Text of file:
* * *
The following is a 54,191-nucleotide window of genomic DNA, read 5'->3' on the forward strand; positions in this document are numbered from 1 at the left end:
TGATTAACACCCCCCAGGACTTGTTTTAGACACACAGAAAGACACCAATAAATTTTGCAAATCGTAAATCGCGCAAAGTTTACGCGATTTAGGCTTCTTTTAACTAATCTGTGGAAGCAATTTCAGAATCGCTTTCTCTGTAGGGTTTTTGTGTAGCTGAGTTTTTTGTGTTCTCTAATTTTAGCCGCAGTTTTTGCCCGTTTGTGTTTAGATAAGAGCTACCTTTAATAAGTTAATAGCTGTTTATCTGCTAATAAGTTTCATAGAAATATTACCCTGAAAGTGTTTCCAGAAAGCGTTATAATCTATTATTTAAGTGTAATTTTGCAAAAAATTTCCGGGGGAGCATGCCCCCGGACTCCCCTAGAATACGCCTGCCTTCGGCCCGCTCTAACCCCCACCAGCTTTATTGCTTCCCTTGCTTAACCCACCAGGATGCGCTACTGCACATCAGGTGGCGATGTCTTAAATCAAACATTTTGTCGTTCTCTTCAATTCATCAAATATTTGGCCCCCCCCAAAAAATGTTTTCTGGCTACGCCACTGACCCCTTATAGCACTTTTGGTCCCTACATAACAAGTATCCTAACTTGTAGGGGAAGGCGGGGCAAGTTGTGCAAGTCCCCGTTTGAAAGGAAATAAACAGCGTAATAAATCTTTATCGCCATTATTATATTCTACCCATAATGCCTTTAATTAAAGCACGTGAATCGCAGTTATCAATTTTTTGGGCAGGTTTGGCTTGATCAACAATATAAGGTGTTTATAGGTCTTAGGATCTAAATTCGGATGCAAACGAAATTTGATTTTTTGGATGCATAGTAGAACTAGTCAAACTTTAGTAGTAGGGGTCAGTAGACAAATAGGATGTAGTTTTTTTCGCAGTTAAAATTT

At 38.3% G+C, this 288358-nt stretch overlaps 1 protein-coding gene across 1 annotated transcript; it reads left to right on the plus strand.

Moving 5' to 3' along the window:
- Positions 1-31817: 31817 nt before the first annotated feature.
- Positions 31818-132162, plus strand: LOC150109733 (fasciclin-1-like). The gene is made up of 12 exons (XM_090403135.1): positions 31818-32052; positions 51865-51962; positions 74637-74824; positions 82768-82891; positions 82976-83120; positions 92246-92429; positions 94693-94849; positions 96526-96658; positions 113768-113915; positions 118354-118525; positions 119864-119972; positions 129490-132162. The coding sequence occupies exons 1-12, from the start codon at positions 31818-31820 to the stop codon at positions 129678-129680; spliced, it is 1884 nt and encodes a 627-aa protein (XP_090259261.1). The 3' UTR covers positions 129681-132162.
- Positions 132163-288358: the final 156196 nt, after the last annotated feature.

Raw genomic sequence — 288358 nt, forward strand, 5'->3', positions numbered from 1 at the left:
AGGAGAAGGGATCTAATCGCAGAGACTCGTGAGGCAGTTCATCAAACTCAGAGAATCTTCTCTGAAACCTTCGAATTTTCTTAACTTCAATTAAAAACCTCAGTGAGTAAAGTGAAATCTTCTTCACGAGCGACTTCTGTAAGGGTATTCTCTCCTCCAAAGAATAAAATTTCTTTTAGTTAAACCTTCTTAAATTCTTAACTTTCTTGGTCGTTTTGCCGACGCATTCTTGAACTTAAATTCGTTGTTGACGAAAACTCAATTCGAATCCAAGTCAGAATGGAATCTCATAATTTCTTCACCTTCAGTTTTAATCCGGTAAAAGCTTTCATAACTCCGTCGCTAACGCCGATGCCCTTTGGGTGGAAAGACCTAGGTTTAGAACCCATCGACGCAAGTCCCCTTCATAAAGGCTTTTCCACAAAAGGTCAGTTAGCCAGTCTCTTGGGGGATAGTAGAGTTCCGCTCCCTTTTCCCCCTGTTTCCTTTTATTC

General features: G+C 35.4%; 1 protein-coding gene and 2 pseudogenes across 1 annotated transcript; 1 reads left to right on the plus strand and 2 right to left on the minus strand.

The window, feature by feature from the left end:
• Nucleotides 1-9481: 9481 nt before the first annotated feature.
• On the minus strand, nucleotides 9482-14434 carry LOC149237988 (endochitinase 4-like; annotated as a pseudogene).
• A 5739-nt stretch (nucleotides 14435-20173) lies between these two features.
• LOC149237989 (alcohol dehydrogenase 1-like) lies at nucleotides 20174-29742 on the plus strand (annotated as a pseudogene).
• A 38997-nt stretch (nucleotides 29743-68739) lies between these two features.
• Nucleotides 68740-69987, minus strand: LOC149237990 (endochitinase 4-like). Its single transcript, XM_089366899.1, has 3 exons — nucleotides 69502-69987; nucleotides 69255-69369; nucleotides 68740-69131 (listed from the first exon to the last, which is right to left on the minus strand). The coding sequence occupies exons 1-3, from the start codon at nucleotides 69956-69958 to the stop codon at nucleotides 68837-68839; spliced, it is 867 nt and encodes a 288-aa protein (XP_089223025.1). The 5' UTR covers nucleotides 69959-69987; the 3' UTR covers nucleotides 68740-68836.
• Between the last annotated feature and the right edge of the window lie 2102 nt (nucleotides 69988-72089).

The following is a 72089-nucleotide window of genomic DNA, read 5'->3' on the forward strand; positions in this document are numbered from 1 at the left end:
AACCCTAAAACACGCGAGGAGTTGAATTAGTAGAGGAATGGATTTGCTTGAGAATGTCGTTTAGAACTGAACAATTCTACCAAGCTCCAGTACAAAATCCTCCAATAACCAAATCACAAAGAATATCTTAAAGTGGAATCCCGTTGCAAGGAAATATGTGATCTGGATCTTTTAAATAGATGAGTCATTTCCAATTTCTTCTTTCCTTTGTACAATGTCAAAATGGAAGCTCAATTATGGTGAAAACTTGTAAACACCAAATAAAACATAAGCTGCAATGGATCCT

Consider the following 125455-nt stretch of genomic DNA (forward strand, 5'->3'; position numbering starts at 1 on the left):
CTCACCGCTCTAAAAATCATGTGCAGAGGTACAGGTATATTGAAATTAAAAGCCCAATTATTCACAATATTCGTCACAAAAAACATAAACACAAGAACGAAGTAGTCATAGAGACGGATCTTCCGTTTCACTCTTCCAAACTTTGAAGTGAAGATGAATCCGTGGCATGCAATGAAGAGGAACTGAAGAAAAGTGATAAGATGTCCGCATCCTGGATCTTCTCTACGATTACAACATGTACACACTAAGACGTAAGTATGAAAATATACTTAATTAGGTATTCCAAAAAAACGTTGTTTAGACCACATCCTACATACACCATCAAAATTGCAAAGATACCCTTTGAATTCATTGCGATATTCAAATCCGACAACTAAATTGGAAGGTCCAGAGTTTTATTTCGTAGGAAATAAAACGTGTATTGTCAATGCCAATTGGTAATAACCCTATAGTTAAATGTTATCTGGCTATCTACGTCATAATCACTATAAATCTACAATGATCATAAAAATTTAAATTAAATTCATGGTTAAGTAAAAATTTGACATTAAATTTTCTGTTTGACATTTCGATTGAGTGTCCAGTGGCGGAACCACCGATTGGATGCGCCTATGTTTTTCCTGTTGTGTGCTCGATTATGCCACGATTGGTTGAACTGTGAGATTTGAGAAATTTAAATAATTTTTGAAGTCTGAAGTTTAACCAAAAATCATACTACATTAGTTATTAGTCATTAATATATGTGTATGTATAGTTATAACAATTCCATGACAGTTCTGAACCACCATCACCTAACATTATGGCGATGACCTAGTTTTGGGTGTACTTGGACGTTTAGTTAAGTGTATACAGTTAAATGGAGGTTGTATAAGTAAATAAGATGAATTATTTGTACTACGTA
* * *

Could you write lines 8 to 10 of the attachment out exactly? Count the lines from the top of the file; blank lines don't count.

Raw genomic sequence — 288358 nt, forward strand, 5'->3', positions numbered from 1 at the left:
AGGAGAAGGGATCTAATCGCAGAGACTCGTGAGGCAGTTCATCAAACTCAGAGAATCTTCTCTGAAACCTTCGAATTTTCTTAACTTCAATTAAAAACCTCAGTGAGTAAAGTGAAATCTTCTTCACGAGCGACTTCTGTAAGGGTATTCTCTCCTCCAAAGAATAAAATTTCTTTTAGTTAAACCTTCTTAAATTCTTAACTTTCTTGGTCGTTTTGCCGACGCATTCTTGAACTTAAATTCGTTGTTGACGAAAACTCAATTCGAATCCAAGTCAGAATGGAATCTCATAATTTCTTCACCTTCAGTTTTAATCCGGTAAAAGCTTTCATAACTCCGTCGCTAACGCCGATGCCCTTTGGGTGGAAAGACCTAGGTTTAGAACCCATCGACGCAAGTCCCCTTCATAAAGGCTTTTCCACAAAAGGTCAGTTAGCCAGTCTCTTGGGGGATAGTAGAGTTCCGCTCCCTTTTCCCCCTGTTTCCTTTTATTC

General features: G+C 35.4%; 1 protein-coding gene and 2 pseudogenes across 1 annotated transcript; 1 reads left to right on the plus strand and 2 right to left on the minus strand.